Researchers plot strategic plan to reduce state highway headaches
As the season of jackhammers and dust descends on state highways, it might be reassuring to know that a statewide research effort could ultimately reduce road-maintenance headaches.
That's just one goal of the new Wisconsin Highway Research Program, which brings together a diverse group of experts to set a strategic course for state highways. The effort teams engineers from UW-Madison and other state universities with state and federal transportation offices, private industry and consultants.
It's the first time that all of these interests are working together to set a research agenda for state transportation, says Peter J. Bosscher, a UW-Madison civil engineer and director of the UW-Madison effort. The program has started with $500,000 in funding from the state Department of Transportation (DOT) for 15 distinct projects on improving pavement, structures and foundations.
The concerted effort could not come at a better time, Bosscher says. Like most states in the country, Wisconsin is on a collision course between rapidly rising traffic rates and the ability of existing highways to handle it all.
"In the last 15 years, traffic loads have increased per lane by about 50 percent on all state highways," he says. "And we're not doing a good job in this state of putting more people in those vehicles. The average is about 1.2 people per car."
In addition, 46 percent of the state's highways are officially defined as congested, meaning they have traffic bottlenecks on a consistent basis. And by 2020, an estimated 62 percent will be congested, Bosscher says.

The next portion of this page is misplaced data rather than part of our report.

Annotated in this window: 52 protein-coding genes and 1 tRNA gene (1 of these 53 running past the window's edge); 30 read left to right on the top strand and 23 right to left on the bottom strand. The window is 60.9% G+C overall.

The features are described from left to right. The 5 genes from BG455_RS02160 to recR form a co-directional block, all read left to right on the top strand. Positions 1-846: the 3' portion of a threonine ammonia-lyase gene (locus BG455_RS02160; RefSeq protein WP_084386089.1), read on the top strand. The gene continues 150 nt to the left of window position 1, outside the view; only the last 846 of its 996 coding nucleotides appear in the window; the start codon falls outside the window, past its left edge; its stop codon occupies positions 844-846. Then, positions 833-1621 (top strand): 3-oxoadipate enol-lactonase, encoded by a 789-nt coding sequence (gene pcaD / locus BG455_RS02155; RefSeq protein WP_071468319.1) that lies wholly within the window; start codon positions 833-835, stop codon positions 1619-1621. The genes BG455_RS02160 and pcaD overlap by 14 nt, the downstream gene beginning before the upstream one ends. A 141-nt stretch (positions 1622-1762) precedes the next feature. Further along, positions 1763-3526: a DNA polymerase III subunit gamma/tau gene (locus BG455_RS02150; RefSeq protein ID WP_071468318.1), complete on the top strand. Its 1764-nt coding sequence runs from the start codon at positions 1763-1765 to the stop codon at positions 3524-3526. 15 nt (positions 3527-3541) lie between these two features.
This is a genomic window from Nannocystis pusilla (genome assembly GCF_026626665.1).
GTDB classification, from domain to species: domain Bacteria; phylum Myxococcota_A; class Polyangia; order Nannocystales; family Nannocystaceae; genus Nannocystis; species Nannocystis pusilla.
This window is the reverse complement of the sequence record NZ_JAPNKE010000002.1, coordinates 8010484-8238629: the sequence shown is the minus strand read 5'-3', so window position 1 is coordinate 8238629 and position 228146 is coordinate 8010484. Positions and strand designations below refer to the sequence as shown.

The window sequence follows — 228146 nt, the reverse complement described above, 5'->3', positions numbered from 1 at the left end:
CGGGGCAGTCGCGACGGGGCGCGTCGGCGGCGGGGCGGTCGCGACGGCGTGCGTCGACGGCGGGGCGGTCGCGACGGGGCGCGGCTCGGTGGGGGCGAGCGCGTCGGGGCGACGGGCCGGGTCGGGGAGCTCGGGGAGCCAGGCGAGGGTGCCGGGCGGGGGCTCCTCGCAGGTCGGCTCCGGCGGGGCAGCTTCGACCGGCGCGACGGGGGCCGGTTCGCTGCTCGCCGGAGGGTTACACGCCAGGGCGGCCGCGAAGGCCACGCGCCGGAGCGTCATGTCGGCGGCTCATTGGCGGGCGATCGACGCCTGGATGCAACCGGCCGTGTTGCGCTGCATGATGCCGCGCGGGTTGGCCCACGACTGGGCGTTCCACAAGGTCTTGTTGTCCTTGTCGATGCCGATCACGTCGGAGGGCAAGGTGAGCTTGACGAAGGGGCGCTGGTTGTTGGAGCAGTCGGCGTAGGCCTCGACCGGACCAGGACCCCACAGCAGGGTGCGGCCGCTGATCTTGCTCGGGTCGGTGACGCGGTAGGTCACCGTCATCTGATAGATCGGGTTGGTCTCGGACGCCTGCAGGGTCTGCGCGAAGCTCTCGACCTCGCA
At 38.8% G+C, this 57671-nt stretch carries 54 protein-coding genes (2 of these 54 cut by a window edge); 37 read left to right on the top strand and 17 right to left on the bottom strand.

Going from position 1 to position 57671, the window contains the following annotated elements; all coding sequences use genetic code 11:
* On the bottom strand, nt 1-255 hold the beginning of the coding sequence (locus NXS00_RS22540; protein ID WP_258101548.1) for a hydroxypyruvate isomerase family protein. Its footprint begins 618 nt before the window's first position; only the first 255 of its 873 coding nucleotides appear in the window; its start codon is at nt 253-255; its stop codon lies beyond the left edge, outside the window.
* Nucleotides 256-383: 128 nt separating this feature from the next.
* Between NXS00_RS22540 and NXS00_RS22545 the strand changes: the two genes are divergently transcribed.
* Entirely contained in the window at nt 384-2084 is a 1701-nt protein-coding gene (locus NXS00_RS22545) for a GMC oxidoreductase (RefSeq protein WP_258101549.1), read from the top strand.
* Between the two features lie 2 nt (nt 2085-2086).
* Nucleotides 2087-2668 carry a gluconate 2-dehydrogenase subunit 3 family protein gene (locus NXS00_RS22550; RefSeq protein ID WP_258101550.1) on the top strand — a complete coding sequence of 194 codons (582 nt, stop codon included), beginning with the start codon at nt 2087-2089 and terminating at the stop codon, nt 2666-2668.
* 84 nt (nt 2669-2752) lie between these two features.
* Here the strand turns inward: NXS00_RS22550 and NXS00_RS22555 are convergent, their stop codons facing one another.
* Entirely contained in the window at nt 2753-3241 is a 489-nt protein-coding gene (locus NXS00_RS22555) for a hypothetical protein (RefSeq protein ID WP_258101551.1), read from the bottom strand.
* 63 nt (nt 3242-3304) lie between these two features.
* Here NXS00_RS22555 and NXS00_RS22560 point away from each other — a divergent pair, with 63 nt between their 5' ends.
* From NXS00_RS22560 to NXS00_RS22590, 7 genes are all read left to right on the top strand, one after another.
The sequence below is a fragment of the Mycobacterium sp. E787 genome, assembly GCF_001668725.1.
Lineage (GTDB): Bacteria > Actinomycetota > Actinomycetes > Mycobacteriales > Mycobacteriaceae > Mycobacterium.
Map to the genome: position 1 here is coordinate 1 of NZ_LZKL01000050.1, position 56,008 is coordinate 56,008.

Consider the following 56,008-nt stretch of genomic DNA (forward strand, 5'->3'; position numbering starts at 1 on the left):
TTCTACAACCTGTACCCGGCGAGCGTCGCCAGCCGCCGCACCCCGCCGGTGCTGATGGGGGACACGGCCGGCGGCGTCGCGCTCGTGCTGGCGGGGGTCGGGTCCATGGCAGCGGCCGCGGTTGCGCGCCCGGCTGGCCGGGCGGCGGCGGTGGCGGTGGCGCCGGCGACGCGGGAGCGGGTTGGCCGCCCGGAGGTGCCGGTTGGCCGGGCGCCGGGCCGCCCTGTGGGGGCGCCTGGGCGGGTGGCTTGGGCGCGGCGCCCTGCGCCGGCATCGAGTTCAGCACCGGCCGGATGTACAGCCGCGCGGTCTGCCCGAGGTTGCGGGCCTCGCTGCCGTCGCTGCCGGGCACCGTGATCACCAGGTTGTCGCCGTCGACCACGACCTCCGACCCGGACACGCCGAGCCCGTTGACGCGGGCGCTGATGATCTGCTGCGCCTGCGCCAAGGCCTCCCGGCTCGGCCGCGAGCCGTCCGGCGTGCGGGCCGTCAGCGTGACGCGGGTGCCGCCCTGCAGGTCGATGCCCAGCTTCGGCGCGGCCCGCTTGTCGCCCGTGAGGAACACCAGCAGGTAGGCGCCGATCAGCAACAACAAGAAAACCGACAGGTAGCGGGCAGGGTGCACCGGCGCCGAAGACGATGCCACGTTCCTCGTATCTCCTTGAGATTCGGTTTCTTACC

Urban areas such as Madison and Milwaukee face major traffic issues ahead. Needed upgrades to Milwaukee's highway and interstate system may top $5 billion in coming decades, and $20 billion for the entire state.
"There are some real challenges here," he adds. "Traffic volume is our single biggest problem."
The two overriding goals of the partnership are to reduce driver delays in key areas around the state, and gradually develop highway products that will last longer without additional costs. Some specific projects include:
- Finding new types of surface treatments that can lengthen the life of concrete.
- Investigating ways to reduce road settlement at the base of bridges, which often causes harsh bumps.
- Studying accident rates caused by wet pavement and finding new surface designs that can improve traction.
- Developing a Beneficial Reuse Program, which will turn industrial waste such as foundry sand, coal slag and fly ash into low-cost material for road construction.
"The question is, can we develop better materials so we only need to revisit roads for maintenance every 30 or so years?" Bosscher asks. "We hope to leave a legacy of improved materials and less required maintenance on roads. The payoff for research is always in the future."
One immediate research result, however, came from a small-scale project looking at reducing traffic noise caused by tires on pavement. A new type of grooved pavement significantly reduced traffic noise in urban areas, he says.
Partners in the research program include the Wisconsin DOT, the Federal Highway Administration (FHWA), and researchers at Marquette University, UW-Milwaukee and UW-Platteville. Private companies and consultants are also helping set the research agenda.
While the current agenda focuses on technical issues, Bosscher says the group will eventually tackle issues that get at community values, such as mass transit alternatives. Examples will include the feasibility of light rail as a commuting alternative, and assessing the impact new roads have - both good and bad - on a community.
"We all have the American dream of going where we want to go, when we want to go," Bosscher says. "I don't think people realize how much they depend on highways for that capability."